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Sacramento Estate Planning Attorney

October 2014 Archives

Basic things to think about when setting up an estate plan


People in California who want to be able to leave a lasting legacy after their death need to have an estate plan. Whether a person has a substantial estate or only a few financial resources, having an estate plan, including a will, trusts, and other necessary legal documents, is the only way that people can ensure their assets are distributed, and their wishes are honored, after their passing. Whether it's setting up an education trust fund for a grandchild or leaving a piece of real estate to a favorite charity, everyone needs an estate plan.

What to expect when writing a living will


People in California have a right to live their lives how they want and on their own terms, which is why the thought of being incapacitated and unable to make decisions is such a scary proposition for many people. A person who is incapacitated or not of sound mind due to disease or disability may not be able to communicate effectively, if at all, leaving himself or herself and their loved ones in a difficult position. This is where a living will can make a world of difference.

What an appointed attorney-in-fact can and must do


Residents in California know that it's always a good idea to have a power of attorney, or POA, specifically provided in one's estate plan documents. It is crucial for people to have a designated representative appointed in advance, in case a person becomes incapacitated or otherwise unable to make important decisions for which they are responsible.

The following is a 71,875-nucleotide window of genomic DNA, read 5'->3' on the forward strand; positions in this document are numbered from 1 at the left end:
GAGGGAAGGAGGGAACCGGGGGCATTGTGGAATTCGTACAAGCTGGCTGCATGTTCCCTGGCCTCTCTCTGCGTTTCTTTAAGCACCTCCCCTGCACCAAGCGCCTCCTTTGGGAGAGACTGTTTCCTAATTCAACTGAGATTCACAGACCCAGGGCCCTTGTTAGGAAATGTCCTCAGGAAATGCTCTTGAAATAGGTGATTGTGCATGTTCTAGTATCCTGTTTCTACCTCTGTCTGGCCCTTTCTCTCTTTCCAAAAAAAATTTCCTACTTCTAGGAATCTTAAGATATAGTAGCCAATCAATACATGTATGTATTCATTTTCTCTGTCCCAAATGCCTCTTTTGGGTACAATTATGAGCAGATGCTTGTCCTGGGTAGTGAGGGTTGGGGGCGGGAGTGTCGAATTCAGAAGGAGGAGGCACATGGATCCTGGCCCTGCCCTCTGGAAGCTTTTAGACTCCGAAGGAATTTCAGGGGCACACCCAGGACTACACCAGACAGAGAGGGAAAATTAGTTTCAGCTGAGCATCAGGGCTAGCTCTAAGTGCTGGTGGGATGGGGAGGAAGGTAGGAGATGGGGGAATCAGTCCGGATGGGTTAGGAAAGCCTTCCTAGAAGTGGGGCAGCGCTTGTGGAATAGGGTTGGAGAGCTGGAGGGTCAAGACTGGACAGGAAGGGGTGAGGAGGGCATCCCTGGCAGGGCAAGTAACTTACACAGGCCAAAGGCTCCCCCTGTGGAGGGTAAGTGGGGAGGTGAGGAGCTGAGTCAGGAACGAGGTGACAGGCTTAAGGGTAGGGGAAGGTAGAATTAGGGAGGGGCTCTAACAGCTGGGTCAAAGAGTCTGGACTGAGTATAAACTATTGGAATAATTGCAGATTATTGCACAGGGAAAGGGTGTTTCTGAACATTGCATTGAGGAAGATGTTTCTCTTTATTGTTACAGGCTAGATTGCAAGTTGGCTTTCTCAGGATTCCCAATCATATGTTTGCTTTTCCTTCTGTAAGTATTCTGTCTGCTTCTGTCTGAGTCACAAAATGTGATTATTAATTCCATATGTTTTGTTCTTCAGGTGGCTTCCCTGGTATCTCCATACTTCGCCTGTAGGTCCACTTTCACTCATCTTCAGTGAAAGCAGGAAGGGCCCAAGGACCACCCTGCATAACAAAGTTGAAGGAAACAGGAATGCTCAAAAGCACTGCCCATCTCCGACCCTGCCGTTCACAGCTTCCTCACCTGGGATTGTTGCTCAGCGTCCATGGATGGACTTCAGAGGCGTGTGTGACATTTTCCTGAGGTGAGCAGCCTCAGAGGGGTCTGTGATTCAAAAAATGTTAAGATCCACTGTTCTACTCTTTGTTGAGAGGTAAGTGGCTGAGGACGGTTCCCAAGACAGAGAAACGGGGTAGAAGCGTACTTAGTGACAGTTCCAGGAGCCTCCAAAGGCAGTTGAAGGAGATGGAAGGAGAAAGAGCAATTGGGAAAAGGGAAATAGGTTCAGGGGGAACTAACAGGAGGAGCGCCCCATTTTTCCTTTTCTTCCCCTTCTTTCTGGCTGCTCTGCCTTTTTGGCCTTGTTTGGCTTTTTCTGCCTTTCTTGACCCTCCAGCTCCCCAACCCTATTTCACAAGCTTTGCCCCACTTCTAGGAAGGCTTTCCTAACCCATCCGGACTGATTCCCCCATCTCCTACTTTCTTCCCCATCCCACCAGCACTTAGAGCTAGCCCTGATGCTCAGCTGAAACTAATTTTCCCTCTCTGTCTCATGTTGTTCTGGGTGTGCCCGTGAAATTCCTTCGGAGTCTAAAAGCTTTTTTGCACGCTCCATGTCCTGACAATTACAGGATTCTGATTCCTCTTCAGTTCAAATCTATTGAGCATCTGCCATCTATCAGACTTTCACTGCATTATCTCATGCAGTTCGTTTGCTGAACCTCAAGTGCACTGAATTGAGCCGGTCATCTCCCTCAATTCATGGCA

What a trust can do for you


California residents may have seen the recent blog post regarding the California statutory will, which is the most basic, fill-in-the-blanks will that a person with few estate planning needs can use. While this will could actually be useful in a pinch, it provides almost no flexibility in regards to the terms of the will, and those who need to modify it may end up accidentally nullifying the will entirely in the process. For those reasons alone, a statutory will is almost never recommended for people with anything beyond the most simplistic estate planning needs.

Toyota magnate's family fights over parents' will


People in California who follow business news may have heard about an interesting legal battle that is brewing in Miami, Florida between five siblings and heirs to the massive estate of multimillionaire Gerald Bean. After Bean died in 2011, the majority of his assets were put into a trust, with his wife serving as trustee. The trust included specific instructions that upon her passing, the trust assets were to be distributed to four of the five Bean children.

What is a California statutory will?


Every year in California, thousands of people die without a will. This may be shocking to people who understand how important it is to have the proper estate planning documents in place. Without a will this person has no ability to direct how his or her financial assets will be disbursed amongst friends, heirs, significant others and family members.

My Sacramento law practice, Michael A. Sawamura, Attorney at Law, focuses on wills, trusts and estate planning law in addition to business law and corporate defense services. My clients include professionals, government employees, small businesses, blue-collar workers and national corporations.

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